For individuals that have mobility challenges, they often require more detailed planning in the event of a disaster. Some individuals use power chairs or wheelchairs which can pose a challenge in the case of a power outage. It’s important to have a back-up power supply or have a manual wheelchair as an alternative. Another tool to consider is a medical alert necklace. This allows you to call for help with the press of button.

While disasters and emergencies can affect everyone, their impact on individuals with mobile and physical needs can pose a challenges. By taking a few steps and preparing ahead of time, you will be better prepared to face any unexpected emergencies.

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Being Prepared

Individuals living with MS face a lot of uncertainty. Coping with the unpredictability of MS can affect one’s quality of life.  There may be times when you might be going through a relapse or flare up and you may experience MS-related symptoms. It is good to equip yourself to handle such emergencies. Here are some things to keep in mind that will help you to have control over such situations and put your mind at ease:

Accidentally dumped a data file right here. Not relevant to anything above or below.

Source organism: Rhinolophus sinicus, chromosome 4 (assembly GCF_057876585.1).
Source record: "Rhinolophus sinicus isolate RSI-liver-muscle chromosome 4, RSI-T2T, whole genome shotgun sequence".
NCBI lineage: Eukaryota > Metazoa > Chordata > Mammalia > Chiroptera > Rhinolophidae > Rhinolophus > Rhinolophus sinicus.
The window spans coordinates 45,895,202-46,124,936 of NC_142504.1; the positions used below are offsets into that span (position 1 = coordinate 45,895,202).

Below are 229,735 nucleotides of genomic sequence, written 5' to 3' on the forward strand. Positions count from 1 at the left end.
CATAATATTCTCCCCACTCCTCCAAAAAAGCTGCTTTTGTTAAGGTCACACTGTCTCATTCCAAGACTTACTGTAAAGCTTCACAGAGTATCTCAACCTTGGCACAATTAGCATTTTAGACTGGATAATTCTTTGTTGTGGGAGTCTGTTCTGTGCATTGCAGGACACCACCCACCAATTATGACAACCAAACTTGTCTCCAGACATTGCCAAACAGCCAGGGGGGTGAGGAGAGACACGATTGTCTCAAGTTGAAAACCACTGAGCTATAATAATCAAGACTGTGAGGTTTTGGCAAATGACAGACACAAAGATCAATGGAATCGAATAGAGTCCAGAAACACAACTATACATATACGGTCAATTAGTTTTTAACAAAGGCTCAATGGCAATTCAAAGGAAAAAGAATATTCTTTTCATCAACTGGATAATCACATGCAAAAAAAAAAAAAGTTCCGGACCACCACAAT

Emergency information: Have contact information of family, friends, and health care providers whom you can call in the event of an emergency. Keep a list of all medications with their dosages and a copy of your medical history in an accessible area in your home.

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Prepare, don’t despair

Emergencies are sudden and uncontrollable. They can’t always be prevented, but having a plan to tackle them head-on can make a difference in the outcome. It is easy to forget the most well-known information in times of crisis. There are many ways to prepare for an unexpected situation, and creating a plan that is tailored to your specific needs is crucial. Let’s talk about different ways to prepare.